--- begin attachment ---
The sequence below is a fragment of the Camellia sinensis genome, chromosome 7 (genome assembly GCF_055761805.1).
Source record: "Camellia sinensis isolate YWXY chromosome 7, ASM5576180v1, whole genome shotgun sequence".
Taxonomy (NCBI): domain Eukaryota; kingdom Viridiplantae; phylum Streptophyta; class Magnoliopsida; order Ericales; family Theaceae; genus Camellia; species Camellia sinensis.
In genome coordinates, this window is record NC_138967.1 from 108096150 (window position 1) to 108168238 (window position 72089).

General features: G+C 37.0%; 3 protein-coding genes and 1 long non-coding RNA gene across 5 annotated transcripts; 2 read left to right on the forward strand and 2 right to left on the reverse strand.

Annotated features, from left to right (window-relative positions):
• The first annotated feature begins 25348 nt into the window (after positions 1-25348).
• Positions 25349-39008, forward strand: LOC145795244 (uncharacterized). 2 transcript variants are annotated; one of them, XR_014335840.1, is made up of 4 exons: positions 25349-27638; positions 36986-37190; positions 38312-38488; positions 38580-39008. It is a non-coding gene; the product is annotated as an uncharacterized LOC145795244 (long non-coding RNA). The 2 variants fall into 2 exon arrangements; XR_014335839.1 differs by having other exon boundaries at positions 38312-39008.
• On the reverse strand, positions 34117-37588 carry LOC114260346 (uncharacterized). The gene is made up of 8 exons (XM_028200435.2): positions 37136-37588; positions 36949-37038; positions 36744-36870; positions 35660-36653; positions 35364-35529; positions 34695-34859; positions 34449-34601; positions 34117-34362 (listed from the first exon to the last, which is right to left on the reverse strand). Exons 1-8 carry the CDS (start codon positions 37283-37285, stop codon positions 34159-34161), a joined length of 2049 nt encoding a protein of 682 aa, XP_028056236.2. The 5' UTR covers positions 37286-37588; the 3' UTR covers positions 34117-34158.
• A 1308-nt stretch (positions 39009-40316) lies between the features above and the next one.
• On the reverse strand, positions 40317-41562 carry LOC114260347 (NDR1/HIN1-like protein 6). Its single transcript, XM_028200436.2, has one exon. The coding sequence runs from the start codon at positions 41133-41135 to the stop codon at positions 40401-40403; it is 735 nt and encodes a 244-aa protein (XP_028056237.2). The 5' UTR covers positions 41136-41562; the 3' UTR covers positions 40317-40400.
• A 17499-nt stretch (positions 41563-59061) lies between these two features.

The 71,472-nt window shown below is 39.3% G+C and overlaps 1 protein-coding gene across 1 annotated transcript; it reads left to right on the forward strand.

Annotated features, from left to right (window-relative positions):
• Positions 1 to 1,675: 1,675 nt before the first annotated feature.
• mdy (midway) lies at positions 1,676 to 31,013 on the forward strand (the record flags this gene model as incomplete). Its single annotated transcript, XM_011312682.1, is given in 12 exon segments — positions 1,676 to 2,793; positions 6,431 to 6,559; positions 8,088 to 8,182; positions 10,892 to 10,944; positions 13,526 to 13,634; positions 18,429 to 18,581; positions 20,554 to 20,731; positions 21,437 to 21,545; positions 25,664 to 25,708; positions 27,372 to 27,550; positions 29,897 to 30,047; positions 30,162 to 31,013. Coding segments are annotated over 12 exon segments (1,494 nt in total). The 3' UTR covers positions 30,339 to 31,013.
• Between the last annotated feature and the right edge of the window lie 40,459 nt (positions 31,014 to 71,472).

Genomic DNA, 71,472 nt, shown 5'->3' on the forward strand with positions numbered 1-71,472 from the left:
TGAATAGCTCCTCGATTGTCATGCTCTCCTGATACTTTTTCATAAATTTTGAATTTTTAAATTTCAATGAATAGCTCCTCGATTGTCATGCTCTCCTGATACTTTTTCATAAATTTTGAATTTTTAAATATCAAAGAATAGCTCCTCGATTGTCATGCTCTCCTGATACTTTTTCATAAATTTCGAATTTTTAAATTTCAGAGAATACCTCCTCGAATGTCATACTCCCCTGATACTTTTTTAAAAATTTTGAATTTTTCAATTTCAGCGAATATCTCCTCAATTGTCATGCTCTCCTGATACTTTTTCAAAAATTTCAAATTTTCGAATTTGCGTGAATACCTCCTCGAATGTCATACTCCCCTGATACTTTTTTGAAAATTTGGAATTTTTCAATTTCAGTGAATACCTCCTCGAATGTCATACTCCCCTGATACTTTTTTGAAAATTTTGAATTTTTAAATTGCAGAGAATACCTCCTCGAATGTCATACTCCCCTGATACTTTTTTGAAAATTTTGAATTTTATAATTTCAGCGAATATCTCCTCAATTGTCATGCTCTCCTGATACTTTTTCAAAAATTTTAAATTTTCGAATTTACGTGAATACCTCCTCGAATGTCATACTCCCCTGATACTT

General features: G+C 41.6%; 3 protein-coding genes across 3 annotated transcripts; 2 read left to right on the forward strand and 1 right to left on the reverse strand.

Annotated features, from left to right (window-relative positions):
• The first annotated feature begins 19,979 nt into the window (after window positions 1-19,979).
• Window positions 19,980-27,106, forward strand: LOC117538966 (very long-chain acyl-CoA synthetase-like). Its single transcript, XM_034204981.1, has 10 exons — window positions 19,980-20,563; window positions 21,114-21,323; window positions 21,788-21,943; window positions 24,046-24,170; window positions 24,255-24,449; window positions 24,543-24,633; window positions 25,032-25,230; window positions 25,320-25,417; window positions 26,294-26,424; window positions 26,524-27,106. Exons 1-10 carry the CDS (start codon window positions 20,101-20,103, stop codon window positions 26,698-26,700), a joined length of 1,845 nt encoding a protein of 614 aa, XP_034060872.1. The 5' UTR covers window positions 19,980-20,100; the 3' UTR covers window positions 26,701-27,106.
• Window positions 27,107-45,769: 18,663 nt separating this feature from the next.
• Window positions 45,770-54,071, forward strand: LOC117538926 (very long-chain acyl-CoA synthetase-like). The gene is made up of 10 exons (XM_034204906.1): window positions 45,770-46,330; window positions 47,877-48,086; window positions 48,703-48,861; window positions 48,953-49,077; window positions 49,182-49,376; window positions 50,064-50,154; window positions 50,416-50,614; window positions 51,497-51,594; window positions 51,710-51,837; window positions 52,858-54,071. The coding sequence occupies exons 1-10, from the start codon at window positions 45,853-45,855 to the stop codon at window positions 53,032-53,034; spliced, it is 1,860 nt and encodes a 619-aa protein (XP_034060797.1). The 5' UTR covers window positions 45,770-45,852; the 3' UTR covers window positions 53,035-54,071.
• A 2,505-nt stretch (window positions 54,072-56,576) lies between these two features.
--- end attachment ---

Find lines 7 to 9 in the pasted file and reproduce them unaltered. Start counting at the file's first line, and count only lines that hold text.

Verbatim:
• The first annotated feature begins 25348 nt into the window (after positions 1-25348).
• Positions 25349-39008, forward strand: LOC145795244 (uncharacterized). 2 transcript variants are annotated; one of them, XR_014335840.1, is made up of 4 exons: positions 25349-27638; positions 36986-37190; positions 38312-38488; positions 38580-39008. It is a non-coding gene; the product is annotated as an uncharacterized LOC145795244 (long non-coding RNA). The 2 variants fall into 2 exon arrangements; XR_014335839.1 differs by having other exon boundaries at positions 38312-39008.
• On the reverse strand, positions 34117-37588 carry LOC114260346 (uncharacterized). The gene is made up of 8 exons (XM_028200435.2): positions 37136-37588; positions 36949-37038; positions 36744-36870; positions 35660-36653; positions 35364-35529; positions 34695-34859; positions 34449-34601; positions 34117-34362 (listed from the first exon to the last, which is right to left on the reverse strand). Exons 1-8 carry the CDS (start codon positions 37283-37285, stop codon positions 34159-34161), a joined length of 2049 nt encoding a protein of 682 aa, XP_028056236.2. The 5' UTR covers positions 37286-37588; the 3' UTR covers positions 34117-34158.